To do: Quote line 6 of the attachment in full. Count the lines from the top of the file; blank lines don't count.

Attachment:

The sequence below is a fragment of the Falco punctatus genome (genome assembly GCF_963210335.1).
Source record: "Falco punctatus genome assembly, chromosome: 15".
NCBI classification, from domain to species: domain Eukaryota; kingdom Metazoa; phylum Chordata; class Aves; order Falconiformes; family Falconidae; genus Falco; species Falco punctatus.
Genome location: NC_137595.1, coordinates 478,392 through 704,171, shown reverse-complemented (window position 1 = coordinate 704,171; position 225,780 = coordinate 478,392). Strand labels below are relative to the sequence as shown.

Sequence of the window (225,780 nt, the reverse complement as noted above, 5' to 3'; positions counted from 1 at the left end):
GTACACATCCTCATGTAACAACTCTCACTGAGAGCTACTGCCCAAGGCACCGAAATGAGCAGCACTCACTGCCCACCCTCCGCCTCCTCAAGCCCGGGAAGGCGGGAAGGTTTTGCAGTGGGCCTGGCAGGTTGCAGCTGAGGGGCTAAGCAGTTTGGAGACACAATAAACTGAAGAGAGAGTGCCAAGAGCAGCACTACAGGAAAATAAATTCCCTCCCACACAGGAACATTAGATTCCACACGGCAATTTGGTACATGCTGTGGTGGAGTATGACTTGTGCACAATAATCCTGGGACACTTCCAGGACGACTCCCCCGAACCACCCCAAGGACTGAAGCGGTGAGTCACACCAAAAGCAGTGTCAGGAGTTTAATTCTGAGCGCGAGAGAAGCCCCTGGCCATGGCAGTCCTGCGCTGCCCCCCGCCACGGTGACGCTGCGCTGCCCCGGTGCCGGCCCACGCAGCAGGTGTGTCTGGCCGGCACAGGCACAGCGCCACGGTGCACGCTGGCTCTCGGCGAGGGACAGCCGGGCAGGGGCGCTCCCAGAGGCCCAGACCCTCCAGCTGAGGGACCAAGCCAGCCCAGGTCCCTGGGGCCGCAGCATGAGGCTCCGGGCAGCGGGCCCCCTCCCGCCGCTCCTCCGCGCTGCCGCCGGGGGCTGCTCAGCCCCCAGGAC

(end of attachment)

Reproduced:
GTACACATCCTCATGTAACAACTCTCACTGAGAGCTACTGCCCAAGGCACCGAAATGAGCAGCACTCACTGCCCACCCTCCGCCTCCTCAAGCCCGGGAAGGCGGGAAGGTTTTGCAGTGGGCCTGGCAGGTTGCAGCTGAGGGGCTAAGCAGTTTGGAGACACAATAAACTGAAGAGAGAGTGCCAAGAGCAGCACTACAGGAAAATAAATTCCCTCCCACACAGGAACATTAGATTCCACACGGCAATTTGGTACATGCTGTGGTGGAGTATGACTTGTGCACAATAATCCTGGGACACTTCCAGGACGACTCCCCCGAACCACCCCAAGGACTGAAGCGGTGAGTCACACCAAAAGCAGTGTCAGGAGTTTAATTCTGAGCGCGAGAGAAGCCCCTGGCCATGGCAGTCCTGCGCTGCCCCCCGCCACGGTGACGCTGCGCTGCCCCGGTGCCGGCCCACGCAGCAGGTGTGTCTGGCCGGCACAGGCACAGCGCCACGGTGCACGCTGGCTCTCGGCGAGGGACAGCCGGGCAGGGGCGCTCCCAGAGGCCCAGACCCTCCAGCTGAGGGACCAAGCCAGCCCAGGTCCCTGGGGCCGCAGCATGAGGCTCCGGGCAGCGGGCCCCCTCCCGCCGCTCCTCCGCGCTGCCGCCGGGGGCTGCTCAGCCCCCAGGAC